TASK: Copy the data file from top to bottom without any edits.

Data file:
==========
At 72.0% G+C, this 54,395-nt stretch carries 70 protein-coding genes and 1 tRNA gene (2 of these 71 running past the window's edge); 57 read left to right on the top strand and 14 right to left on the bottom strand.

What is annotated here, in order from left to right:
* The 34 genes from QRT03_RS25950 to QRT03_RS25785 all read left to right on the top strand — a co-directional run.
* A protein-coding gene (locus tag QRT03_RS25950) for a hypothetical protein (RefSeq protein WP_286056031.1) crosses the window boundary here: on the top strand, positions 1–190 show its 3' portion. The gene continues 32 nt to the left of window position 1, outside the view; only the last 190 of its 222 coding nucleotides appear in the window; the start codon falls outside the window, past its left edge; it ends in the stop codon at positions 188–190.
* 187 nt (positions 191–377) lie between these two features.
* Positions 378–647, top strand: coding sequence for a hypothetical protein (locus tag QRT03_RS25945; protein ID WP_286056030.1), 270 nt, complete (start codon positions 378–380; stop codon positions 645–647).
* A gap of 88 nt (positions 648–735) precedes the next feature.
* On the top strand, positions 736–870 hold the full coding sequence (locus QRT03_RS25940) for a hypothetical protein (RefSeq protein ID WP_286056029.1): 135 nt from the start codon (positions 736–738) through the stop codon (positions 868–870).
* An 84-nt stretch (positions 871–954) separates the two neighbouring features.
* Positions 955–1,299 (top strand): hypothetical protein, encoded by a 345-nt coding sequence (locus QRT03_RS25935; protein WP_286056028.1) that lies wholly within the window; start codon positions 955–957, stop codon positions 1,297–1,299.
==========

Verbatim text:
At 72.0% G+C, this 54,395-nt stretch carries 70 protein-coding genes and 1 tRNA gene (2 of these 71 running past the window's edge); 57 read left to right on the top strand and 14 right to left on the bottom strand.

What is annotated here, in order from left to right:
* The 34 genes from QRT03_RS25950 to QRT03_RS25785 all read left to right on the top strand — a co-directional run.
* A protein-coding gene (locus tag QRT03_RS25950) for a hypothetical protein (RefSeq protein WP_286056031.1) crosses the window boundary here: on the top strand, positions 1–190 show its 3' portion. The gene continues 32 nt to the left of window position 1, outside the view; only the last 190 of its 222 coding nucleotides appear in the window; the start codon falls outside the window, past its left edge; it ends in the stop codon at positions 188–190.
* 187 nt (positions 191–377) lie between these two features.
* Positions 378–647, top strand: coding sequence for a hypothetical protein (locus tag QRT03_RS25945; protein ID WP_286056030.1), 270 nt, complete (start codon positions 378–380; stop codon positions 645–647).
* A gap of 88 nt (positions 648–735) precedes the next feature.
* On the top strand, positions 736–870 hold the full coding sequence (locus QRT03_RS25940) for a hypothetical protein (RefSeq protein ID WP_286056029.1): 135 nt from the start codon (positions 736–738) through the stop codon (positions 868–870).
* An 84-nt stretch (positions 871–954) separates the two neighbouring features.
* Positions 955–1,299 (top strand): hypothetical protein, encoded by a 345-nt coding sequence (locus QRT03_RS25935; protein WP_286056028.1) that lies wholly within the window; start codon positions 955–957, stop codon positions 1,297–1,299.